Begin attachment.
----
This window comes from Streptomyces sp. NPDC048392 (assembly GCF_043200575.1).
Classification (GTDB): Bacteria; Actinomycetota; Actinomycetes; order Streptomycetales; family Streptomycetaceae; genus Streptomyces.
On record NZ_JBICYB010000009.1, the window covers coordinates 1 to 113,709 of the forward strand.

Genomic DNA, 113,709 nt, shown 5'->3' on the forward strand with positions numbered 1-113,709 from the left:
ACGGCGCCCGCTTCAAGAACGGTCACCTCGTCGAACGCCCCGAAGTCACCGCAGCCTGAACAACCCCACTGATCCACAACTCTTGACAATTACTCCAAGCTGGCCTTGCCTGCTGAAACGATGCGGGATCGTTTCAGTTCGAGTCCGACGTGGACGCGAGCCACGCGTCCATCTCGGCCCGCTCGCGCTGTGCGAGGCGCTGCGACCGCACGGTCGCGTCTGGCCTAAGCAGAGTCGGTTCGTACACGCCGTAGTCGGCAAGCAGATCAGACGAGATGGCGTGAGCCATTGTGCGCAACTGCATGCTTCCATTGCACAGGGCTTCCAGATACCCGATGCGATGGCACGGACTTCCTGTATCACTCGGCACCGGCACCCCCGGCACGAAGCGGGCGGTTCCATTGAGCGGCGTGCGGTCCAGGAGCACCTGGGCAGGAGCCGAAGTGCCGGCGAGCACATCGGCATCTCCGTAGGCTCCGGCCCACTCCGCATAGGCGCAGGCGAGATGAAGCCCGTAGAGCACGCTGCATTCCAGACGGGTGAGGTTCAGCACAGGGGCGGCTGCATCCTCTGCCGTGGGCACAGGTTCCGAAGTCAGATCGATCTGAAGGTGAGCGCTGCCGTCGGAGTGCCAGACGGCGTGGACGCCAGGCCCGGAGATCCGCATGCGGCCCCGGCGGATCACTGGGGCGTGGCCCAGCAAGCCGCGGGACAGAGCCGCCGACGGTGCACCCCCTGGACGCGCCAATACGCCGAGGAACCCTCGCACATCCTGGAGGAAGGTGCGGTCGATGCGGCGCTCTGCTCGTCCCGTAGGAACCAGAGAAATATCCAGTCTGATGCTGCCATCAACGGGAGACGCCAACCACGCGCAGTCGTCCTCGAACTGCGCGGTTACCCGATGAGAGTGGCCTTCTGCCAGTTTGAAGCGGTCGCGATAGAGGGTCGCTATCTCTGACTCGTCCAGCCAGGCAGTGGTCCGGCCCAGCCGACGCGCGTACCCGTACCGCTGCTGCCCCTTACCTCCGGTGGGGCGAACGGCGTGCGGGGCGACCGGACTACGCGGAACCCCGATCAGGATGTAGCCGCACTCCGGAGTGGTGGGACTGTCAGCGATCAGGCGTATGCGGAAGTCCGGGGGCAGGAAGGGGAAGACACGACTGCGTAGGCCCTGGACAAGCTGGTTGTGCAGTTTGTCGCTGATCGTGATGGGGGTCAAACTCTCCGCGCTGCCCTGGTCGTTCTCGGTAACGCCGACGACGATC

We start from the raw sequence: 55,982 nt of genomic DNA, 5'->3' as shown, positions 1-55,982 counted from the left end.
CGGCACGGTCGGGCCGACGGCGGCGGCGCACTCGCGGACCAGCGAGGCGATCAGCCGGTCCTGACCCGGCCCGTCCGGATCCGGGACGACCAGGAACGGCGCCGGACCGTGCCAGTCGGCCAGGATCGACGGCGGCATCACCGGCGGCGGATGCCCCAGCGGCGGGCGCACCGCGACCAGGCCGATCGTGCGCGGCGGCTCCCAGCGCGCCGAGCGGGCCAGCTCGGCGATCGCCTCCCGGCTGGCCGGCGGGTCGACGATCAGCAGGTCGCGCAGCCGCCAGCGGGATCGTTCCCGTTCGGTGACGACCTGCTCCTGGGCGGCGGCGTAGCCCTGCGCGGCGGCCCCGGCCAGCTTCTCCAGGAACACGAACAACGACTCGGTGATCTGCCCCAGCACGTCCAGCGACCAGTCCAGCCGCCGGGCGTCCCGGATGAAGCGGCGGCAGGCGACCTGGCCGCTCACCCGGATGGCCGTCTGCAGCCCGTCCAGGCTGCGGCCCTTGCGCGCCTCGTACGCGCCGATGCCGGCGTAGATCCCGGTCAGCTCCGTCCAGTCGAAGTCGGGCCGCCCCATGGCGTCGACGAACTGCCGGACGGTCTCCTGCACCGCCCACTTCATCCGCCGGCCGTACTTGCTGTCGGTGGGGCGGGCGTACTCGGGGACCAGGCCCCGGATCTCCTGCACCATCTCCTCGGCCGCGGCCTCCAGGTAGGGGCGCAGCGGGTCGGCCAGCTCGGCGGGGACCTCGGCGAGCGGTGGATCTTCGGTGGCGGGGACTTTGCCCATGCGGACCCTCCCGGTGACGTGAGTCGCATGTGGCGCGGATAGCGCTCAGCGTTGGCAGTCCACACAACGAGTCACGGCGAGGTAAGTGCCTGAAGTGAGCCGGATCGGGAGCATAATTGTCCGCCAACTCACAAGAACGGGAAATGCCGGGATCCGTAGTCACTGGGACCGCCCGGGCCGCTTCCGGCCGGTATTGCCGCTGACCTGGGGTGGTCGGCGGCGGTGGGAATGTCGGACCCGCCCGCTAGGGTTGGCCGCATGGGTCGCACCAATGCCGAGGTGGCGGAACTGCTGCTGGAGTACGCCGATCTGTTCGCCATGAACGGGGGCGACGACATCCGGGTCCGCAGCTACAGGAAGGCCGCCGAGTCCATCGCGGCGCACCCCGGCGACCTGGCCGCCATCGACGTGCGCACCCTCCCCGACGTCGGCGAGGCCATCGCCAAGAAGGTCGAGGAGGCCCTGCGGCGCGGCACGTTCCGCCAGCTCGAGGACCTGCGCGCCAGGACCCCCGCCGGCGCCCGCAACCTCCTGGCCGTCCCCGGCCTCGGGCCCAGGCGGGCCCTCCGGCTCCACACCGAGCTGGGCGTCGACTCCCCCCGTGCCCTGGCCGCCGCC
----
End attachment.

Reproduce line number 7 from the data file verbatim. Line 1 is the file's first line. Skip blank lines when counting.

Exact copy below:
CGGCACGGTCGGGCCGACGGCGGCGGCGCACTCGCGGACCAGCGAGGCGATCAGCCGGTCCTGACCCGGCCCGTCCGGATCCGGGACGACCAGGAACGGCGCCGGACCGTGCCAGTCGGCCAGGATCGACGGCGGCATCACCGGCGGCGGATGCCCCAGCGGCGGGCGCACCGCGACCAGGCCGATCGTGCGCGGCGGCTCCCAGCGCGCCGAGCGGGCCAGCTCGGCGATCGCCTCCCGGCTGGCCGGCGGGTCGACGATCAGCAGGTCGCGCAGCCGCCAGCGGGATCGTTCCCGTTCGGTGACGACCTGCTCCTGGGCGGCGGCGTAGCCCTGCGCGGCGGCCCCGGCCAGCTTCTCCAGGAACACGAACAACGACTCGGTGATCTGCCCCAGCACGTCCAGCGACCAGTCCAGCCGCCGGGCGTCCCGGATGAAGCGGCGGCAGGCGACCTGGCCGCTCACCCGGATGGCCGTCTGCAGCCCGTCCAGGCTGCGGCCCTTGCGCGCCTCGTACGCGCCGATGCCGGCGTAGATCCCGGTCAGCTCCGTCCAGTCGAAGTCGGGCCGCCCCATGGCGTCGACGAACTGCCGGACGGTCTCCTGCACCGCCCACTTCATCCGCCGGCCGTACTTGCTGTCGGTGGGGCGGGCGTACTCGGGGACCAGGCCCCGGATCTCCTGCACCATCTCCTCGGCCGCGGCCTCCAGGTAGGGGCGCAGCGGGTCGGCCAGCTCGGCGGGGACCTCGGCGAGCGGTGGATCTTCGGTGGCGGGGACTTTGCCCATGCGGACCCTCCCGGTGACGTGAGTCGCATGTGGCGCGGATAGCGCTCAGCGTTGGCAGTCCACACAACGAGTCACGGCGAGGTAAGTGCCTGAAGTGAGCCGGATCGGGAGCATAATTGTCCGCCAACTCACAAGAACGGGAAATGCCGGGATCCGTAGTCACTGGGACCGCCCGGGCCGCTTCCGGCCGGTATTGCCGCTGACCTGGGGTGGTCGGCGGCGGTGGGAATGTCGGACCCGCCCGCTAGGGTTGGCCGCATGGGTCGCACCAATGCCGAGGTGGCGGAACTGCTGCTGGAGTACGCCGATCTGTTCGCCATGAACGGGGGCGACGACATCCGGGTCCGCAGCTACAGGAAGGCCGCCGAGTCCATCGCGGCGCACCCCGGCGACCTGGCCGCCATCGACGTGCGCACCCTCCCCGACGTCGGCGAGGCCATCGCCAAGAAGGTCGAGGAGGCCCTGCGGCGCGGCACGTTCCGCCAGCTCGAGGACCTGCGCGCCAGGACCCCCGCCGGCGCCCGCAACCTCCTGGCCGTCCCCGGCCTCGGGCCCAGGCGGGCCCTCCGGCTCCACACCGAGCTGGGCGTCGACTCCCCCCGTGCCCTGGCCGCCGCC